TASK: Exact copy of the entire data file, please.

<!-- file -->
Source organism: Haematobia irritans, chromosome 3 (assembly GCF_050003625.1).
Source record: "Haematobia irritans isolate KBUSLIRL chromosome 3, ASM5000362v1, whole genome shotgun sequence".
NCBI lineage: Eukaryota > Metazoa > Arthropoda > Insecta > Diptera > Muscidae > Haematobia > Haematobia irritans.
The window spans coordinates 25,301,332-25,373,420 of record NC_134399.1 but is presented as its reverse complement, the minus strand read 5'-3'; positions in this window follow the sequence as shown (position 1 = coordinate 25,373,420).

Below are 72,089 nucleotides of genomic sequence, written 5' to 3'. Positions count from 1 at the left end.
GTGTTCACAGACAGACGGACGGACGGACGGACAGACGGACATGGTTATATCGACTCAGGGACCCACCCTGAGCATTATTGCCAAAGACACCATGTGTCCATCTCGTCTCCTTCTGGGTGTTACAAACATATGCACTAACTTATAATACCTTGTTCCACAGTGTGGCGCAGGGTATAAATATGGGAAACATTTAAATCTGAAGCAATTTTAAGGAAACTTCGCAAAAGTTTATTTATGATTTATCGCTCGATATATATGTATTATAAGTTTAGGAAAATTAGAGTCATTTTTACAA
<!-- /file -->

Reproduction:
Source organism: Haematobia irritans, chromosome 3 (assembly GCF_050003625.1).
Source record: "Haematobia irritans isolate KBUSLIRL chromosome 3, ASM5000362v1, whole genome shotgun sequence".
NCBI lineage: Eukaryota > Metazoa > Arthropoda > Insecta > Diptera > Muscidae > Haematobia > Haematobia irritans.
The window spans coordinates 25,301,332-25,373,420 of record NC_134399.1 but is presented as its reverse complement, the minus strand read 5'-3'; positions in this window follow the sequence as shown (position 1 = coordinate 25,373,420).

Below are 72,089 nucleotides of genomic sequence, written 5' to 3'. Positions count from 1 at the left end.
GTGTTCACAGACAGACGGACGGACGGACGGACAGACGGACATGGTTATATCGACTCAGGGACCCACCCTGAGCATTATTGCCAAAGACACCATGTGTCCATCTCGTCTCCTTCTGGGTGTTACAAACATATGCACTAACTTATAATACCTTGTTCCACAGTGTGGCGCAGGGTATAAATATGGGAAACATTTAAATCTGAAGCAATTTTAAGGAAACTTCGCAAAAGTTTATTTATGATTTATCGCTCGATATATATGTATTATAAGTTTAGGAAAATTAGAGTCATTTTTACAA